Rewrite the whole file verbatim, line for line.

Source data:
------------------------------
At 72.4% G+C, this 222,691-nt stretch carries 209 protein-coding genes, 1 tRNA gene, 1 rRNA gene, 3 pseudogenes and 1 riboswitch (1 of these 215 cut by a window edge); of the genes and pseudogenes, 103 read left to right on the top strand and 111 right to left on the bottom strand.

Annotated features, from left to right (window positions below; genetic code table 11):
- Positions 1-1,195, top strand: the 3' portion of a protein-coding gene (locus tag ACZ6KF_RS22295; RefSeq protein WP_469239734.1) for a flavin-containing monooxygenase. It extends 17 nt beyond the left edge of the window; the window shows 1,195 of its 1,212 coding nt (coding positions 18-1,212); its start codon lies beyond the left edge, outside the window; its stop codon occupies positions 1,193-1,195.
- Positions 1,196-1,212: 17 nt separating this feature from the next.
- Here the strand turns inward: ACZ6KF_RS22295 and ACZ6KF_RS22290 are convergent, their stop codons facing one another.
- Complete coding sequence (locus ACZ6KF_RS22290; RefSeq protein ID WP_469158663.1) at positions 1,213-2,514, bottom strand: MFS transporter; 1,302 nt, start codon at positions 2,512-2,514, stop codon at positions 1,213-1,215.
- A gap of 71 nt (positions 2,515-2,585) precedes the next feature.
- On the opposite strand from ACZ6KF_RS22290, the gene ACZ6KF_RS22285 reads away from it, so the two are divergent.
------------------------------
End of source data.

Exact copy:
At 72.4% G+C, this 222,691-nt stretch carries 209 protein-coding genes, 1 tRNA gene, 1 rRNA gene, 3 pseudogenes and 1 riboswitch (1 of these 215 cut by a window edge); of the genes and pseudogenes, 103 read left to right on the top strand and 111 right to left on the bottom strand.

Annotated features, from left to right (window positions below; genetic code table 11):
- Positions 1-1,195, top strand: the 3' portion of a protein-coding gene (locus tag ACZ6KF_RS22295; RefSeq protein WP_469239734.1) for a flavin-containing monooxygenase. It extends 17 nt beyond the left edge of the window; the window shows 1,195 of its 1,212 coding nt (coding positions 18-1,212); its start codon lies beyond the left edge, outside the window; its stop codon occupies positions 1,193-1,195.
- Positions 1,196-1,212: 17 nt separating this feature from the next.
- Here the strand turns inward: ACZ6KF_RS22295 and ACZ6KF_RS22290 are convergent, their stop codons facing one another.
- Complete coding sequence (locus ACZ6KF_RS22290; RefSeq protein ID WP_469158663.1) at positions 1,213-2,514, bottom strand: MFS transporter; 1,302 nt, start codon at positions 2,512-2,514, stop codon at positions 1,213-1,215.
- A gap of 71 nt (positions 2,515-2,585) precedes the next feature.
- On the opposite strand from ACZ6KF_RS22290, the gene ACZ6KF_RS22285 reads away from it, so the two are divergent.